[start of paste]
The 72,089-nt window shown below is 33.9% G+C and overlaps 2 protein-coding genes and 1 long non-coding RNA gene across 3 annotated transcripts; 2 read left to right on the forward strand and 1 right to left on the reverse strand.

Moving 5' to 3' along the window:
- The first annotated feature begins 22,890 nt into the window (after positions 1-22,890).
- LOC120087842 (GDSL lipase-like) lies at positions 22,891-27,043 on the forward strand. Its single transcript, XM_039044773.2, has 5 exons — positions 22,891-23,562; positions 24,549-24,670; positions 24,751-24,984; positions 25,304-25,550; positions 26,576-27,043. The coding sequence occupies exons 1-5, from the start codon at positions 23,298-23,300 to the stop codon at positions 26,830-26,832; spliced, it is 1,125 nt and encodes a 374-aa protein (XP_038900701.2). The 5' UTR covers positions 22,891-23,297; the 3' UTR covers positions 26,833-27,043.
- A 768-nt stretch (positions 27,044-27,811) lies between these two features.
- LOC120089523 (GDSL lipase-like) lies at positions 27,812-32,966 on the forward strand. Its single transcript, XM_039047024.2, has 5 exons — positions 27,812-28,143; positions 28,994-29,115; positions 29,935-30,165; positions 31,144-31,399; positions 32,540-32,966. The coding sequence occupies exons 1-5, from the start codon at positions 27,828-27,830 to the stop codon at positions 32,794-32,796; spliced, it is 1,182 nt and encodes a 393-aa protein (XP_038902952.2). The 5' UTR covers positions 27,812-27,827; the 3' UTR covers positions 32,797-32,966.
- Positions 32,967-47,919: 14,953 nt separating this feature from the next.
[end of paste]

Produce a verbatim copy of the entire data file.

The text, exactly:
The 72,089-nt window shown below is 33.9% G+C and overlaps 2 protein-coding genes and 1 long non-coding RNA gene across 3 annotated transcripts; 2 read left to right on the forward strand and 1 right to left on the reverse strand.

Moving 5' to 3' along the window:
- The first annotated feature begins 22,890 nt into the window (after positions 1-22,890).
- LOC120087842 (GDSL lipase-like) lies at positions 22,891-27,043 on the forward strand. Its single transcript, XM_039044773.2, has 5 exons — positions 22,891-23,562; positions 24,549-24,670; positions 24,751-24,984; positions 25,304-25,550; positions 26,576-27,043. The coding sequence occupies exons 1-5, from the start codon at positions 23,298-23,300 to the stop codon at positions 26,830-26,832; spliced, it is 1,125 nt and encodes a 374-aa protein (XP_038900701.2). The 5' UTR covers positions 22,891-23,297; the 3' UTR covers positions 26,833-27,043.
- A 768-nt stretch (positions 27,044-27,811) lies between these two features.
- LOC120089523 (GDSL lipase-like) lies at positions 27,812-32,966 on the forward strand. Its single transcript, XM_039047024.2, has 5 exons — positions 27,812-28,143; positions 28,994-29,115; positions 29,935-30,165; positions 31,144-31,399; positions 32,540-32,966. The coding sequence occupies exons 1-5, from the start codon at positions 27,828-27,830 to the stop codon at positions 32,794-32,796; spliced, it is 1,182 nt and encodes a 393-aa protein (XP_038902952.2). The 5' UTR covers positions 27,812-27,827; the 3' UTR covers positions 32,797-32,966.
- Positions 32,967-47,919: 14,953 nt separating this feature from the next.